In addition, during his previous term he failed to solve the problem of high housing prices and allowed the budget deficit to grow in his final months in office.
Other candidates to lead the treasury include Avi Nissenkorn, the former Histadrut labor federation chief and No. 5 on the Kahol Lavan list; Avigdor Lieberman, chairman of Yisrael Beiteinu and a likely kingmaker in the coalition talks due to get underway soon; and Benjamin Netanyahu, who served as finance minister in from 2003 to 2005. Another possibility is the appointment of a technocrat, sources said.
Whoever it is, the most urgent task facing the new finance minster will be the widening budget deficit, which has rapidly reached 4% of GDP for 2019.
“A deficit of more than 4% could hurt confidence in fiscal policy and the State of Israel’s credit rating, so it’s the first thing that the new government has to take care of,” said Jonathan Katz, economist at Leader Capital Markets. “A broad-based unity government will have an easier time making spending cuts and fiscal adjustments, compared to a narrow government that has to pay off small parties.”
Danny Yardeni, vice president for investments at Altshuler Shaham, said it was critical that the deficit be brought down to inside the target, which is 2.9% of GDP for this year.
Speaking about investors, he said: “A one-off deficit in the deficit is acceptable, but if the deficit becomes a chronic symptom, it will be seen less favorably. So long as Israel’s rating remains unchanged, investment will continue to flow into the country. From this point of view, only good things have happened so far – the most recent being Israel’s expected inclusion in the World Government Bond Index and the entry of foreign mutual funds into the domestic capital market.”
Uri Greenfeld, chief economist at the investment house Psagot, said he was less convinced that the government needed to bring down the deficit right now, as long as it developed a plan for lowering it in the longer term.
“After years spent reducing the deficit and debt, the current fiscal situation should allow the government to run a bigger deficit and avoid raising taxes and cutting the budget, especially at a time when the global and local economies are in a slowdown,” Greenfeld said.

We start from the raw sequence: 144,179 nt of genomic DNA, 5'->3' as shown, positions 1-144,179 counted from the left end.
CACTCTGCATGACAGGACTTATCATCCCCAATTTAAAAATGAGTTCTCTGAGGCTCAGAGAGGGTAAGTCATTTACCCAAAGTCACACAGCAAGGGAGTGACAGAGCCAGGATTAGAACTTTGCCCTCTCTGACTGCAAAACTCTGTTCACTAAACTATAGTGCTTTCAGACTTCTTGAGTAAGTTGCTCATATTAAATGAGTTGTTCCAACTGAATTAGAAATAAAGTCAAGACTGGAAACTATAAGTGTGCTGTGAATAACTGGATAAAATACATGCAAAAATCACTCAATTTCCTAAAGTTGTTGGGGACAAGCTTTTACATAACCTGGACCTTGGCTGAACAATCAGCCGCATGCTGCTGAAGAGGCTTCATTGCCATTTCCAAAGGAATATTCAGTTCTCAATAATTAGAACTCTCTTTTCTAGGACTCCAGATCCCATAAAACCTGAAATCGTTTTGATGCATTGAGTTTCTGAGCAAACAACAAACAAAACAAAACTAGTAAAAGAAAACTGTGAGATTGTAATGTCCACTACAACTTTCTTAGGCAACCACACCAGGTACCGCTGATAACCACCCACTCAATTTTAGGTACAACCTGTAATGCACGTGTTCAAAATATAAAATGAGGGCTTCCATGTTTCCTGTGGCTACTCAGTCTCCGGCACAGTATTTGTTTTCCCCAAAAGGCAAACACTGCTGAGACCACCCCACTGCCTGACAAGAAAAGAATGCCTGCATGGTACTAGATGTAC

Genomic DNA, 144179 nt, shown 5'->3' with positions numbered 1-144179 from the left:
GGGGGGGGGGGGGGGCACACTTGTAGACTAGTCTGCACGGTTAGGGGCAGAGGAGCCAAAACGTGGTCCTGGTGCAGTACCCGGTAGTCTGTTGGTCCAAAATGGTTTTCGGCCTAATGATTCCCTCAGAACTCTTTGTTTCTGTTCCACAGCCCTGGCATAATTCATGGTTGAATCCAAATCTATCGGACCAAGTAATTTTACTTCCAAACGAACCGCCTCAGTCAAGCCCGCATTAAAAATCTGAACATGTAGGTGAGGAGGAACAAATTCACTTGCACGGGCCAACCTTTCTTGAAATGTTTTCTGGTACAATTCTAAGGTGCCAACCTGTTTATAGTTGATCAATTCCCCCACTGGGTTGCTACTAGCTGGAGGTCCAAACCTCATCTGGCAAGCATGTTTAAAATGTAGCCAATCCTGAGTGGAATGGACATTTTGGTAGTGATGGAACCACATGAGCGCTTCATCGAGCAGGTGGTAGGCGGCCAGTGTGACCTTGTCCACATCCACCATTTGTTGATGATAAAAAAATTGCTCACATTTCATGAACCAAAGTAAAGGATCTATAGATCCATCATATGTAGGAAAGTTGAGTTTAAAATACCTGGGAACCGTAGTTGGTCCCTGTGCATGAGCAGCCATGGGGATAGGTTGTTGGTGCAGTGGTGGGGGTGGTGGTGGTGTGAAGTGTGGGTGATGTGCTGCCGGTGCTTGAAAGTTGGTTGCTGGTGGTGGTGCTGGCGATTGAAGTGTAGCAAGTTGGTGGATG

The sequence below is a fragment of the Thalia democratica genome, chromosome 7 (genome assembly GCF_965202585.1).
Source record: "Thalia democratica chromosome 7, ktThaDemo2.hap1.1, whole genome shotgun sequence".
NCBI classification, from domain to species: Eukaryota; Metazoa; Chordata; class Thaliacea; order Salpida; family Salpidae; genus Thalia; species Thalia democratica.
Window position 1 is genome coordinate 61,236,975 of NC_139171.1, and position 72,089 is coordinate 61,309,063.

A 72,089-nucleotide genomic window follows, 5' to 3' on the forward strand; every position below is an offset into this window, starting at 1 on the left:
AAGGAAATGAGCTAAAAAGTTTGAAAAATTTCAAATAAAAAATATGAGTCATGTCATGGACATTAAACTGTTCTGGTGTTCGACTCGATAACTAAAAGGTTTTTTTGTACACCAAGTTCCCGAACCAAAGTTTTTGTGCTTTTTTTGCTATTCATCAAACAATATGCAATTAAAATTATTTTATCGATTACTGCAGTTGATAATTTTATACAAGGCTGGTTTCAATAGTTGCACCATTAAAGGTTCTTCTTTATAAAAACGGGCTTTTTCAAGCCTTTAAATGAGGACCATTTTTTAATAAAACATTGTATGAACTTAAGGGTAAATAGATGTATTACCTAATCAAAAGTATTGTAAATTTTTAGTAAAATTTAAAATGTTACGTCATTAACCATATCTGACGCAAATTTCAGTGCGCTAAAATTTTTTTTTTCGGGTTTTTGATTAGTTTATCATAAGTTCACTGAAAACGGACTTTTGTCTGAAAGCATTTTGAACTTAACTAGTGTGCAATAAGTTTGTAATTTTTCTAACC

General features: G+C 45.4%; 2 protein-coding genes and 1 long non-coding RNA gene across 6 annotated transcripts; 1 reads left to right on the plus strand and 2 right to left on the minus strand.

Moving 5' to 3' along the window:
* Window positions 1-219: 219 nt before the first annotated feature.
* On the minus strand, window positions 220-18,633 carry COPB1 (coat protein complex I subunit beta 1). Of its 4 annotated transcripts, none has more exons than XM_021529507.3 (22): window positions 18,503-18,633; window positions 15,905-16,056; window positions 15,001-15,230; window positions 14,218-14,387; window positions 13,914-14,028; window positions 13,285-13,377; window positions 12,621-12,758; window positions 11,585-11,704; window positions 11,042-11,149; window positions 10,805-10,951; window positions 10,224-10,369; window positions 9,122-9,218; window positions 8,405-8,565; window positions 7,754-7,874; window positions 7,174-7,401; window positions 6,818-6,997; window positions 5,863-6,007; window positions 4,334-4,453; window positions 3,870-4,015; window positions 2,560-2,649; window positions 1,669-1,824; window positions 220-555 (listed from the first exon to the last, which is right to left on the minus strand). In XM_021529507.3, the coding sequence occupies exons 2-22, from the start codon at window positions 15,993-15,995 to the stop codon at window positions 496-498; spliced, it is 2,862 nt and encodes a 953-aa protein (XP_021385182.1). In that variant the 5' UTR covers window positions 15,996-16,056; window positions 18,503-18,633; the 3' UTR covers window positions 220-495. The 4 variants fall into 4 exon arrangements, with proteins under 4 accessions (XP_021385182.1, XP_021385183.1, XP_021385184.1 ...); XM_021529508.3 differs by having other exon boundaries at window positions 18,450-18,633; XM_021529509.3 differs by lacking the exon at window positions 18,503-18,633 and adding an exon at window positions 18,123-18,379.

Turning to reforms, Katz said a national unity government would have an easier time imposing a core curriculum of math, science and English on ultra-Orthodox schools – a critical measure to ensure that young Haredim acquire workplace skills later in life.
The financial markets would also value efforts to lower the cost of living, as Kahlon pursued as finance minister without much success.
“Kahlon started with the ‘cornflakes reforms,’ which was designed to open the food import sector in Israel to more competition, but it was too little. Other sectors need to be opened up, not just food. There’s a lot to be done – it’s very expensive to live here,” said Katz.
Another critical reform is investing more heavily in transportation infrastructure, said Katz. Greenfeld added that the heavy costs involved could be co-financed by the capital market, which he described as “thirsty for investments like these.”
Yardeni put measures that ensure Israel’s status as Startup Nation on the government’s to-do list.
“High-tech has constituted an important component of Israel’s economic growth in recent years. It’s clear that something has to be done, but what is certain is that it mustn’t do anything to hurt it. It needs to ensure Israel remains an attractive target for investment,” said Yardeni. “Global investors like certainty, so there shouldn’t be any surprises.”
The economists said housing prices are another area the next government must address. Despite a host of undertakings aimed at reining prices in, they rose 13% during Kahlon’s four years as finance minister.
“The housing market is no longer the political hot potato it was a few years ago. But the resumption of rising prices after a brief interlude and the problem of housing supply means the new government must find new answers before price rises gain momentum and the potato heats up,” said Greenfeld.
He said the solution was to issue building permits for high-rise housing more quickly. But that will require more investment in mass transportation, which will come up against people opposed to crowding and municipalities fearing new residents will cost them more than local taxes will cover.